My previous blog was asking whether we miss something significant in business processes because we focus a lot of attention on controls and control testing. I’d like to extend that thread a bit in this follow-on blog.
Of course it is important to have controls over parts of a process. The idea that a chain is only as strong as its weakest link is completely justified and necessary to manage.
But don’t we also need to consider that the chain is the right length? And that it connects A to B to C, and that there isn’t an unexpected branch from B to D, or sometimes a short-cut from A to C?
How sure are we of our business processes?
The basis for my thesis is: do we have enough focus and accountability on the ‘as-is’ or business as usual (BAU) processes that drive businesses?
And I’m not trying to reinvent Business Process Control / Mining here (is the process happening as planned), I’m drawing attention to a more formal, audited, process sign off approach (is it still the right process).
- There are existing processes that everyone hopefully follows – simple ones are easy to ‘see’ and know if they are fit and safe for purpose. But are we sure about complex ones, are they correct and safe?
- There are planned changes to process that fall within a change management programme and we can expect that in this case the resulting processes are reviewed and ‘signed off’
- But if we have a process, is it actually being followed faithfully during BAU use (designed process vs operating process)?
- Do BAU processes properly account for manual activities amongst automated processes and their impact on the overall process? Do they properly account for handovers from one IT system to another, and that impact on the overall process? Do they properly account for use of RPA and the impact on the overall process? How often are they checked for deviations from BAU?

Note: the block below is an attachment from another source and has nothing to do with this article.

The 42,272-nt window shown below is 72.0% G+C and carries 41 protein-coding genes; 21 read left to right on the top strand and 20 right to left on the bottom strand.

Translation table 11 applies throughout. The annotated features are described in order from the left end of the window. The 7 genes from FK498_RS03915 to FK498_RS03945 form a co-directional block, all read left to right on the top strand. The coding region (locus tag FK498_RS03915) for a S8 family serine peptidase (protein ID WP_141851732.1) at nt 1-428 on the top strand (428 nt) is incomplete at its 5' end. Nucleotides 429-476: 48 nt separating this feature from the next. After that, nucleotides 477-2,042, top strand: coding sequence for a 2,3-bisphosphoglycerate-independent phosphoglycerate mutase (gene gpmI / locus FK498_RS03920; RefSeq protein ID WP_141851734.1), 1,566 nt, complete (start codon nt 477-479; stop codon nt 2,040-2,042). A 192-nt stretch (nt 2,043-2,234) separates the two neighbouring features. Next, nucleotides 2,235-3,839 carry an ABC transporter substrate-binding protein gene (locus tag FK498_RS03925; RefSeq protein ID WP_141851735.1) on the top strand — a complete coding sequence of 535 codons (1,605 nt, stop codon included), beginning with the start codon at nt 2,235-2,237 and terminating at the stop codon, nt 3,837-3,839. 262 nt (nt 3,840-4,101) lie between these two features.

- Processes can be compromised by cyberattacks
- External events can result in opaque process changes
As I was writing this I could feel my brain being pulled one level down into controls over parts of a process. But controls focus on a small ‘sub-process’ (one of the links in the chain) – it’s all they can pragmatically ‘see’ – and not the reason for the process existing. If some smaller aspect of the process is higher risk or more vulnerable, of course it requires strong controls. But that doesn’t mean the overall process can be assumed to be safe and operating as expected. Granular controls have no context to the overall process or reference to each other. And that’s the point of this blog. Think of the Swiss Cheese model of risk.
CFOs and their teams are the gatekeepers for the critical data required to generate forecasts and support senior leaders’ strategic plans and decisions. At the top of the four areas of technology that show the most promise for use in finance are automation and robotics, to improve processes in finance say McKinsey. So yes CFO’s can benefit from controls over RPA’s (a small chunk of process) and automation (un-pack that and find a plethora of smaller sub-processes) for efficiencies. But where is the assurance over the end to end BAU process, which is what delivers the substance for forecasts and strategy?
At SAP we tend to talk about 4 key ERP processes for the Intelligent Enterprise:
- Lead to Cash
- Design to Operate
- Source to Pay
- Recruit to Retire
Each of these are fundamental for an effective and efficient business. We propose standard and best practice versions of these. But they can be changed (list at the top) which can result in unexpected, hidden, costly, even fraudulent BAU variants. This can erode the accuracy of critical data, weaken the accuracy and reliability forecasts, and potentially derail corporate strategy execution.
Here’s an example I heard someone relate recently, for a new joiner who was busy relocating during onboarding. The HR system created their record without a new address (didn’t have one yet) and that’s fine. The employee did some business travel and submitted expenses – address not needed. ERP system created the person as an entity that can be paid – address not needed. Payment of expenses was blocked because the recipient did not have a valid address, and that’s fine too. Except it took several weeks to finally resolve how to pay the person. Depending on the person and the amount outstanding, that could have several consequences and from any perspective is not the best impression to make on a new employee. And in each step appropriate controls were in place. But the overall result (the overall new joiner process) was not a success. A telling question could be is the process design/transformation IT driven or business driven? Or both?
So maybe we need a more formalised assurance over business as usual processes cycle, focussing on the as-is processes operating in the business? And paradoxically I think this need is going to increase the more we automate processes.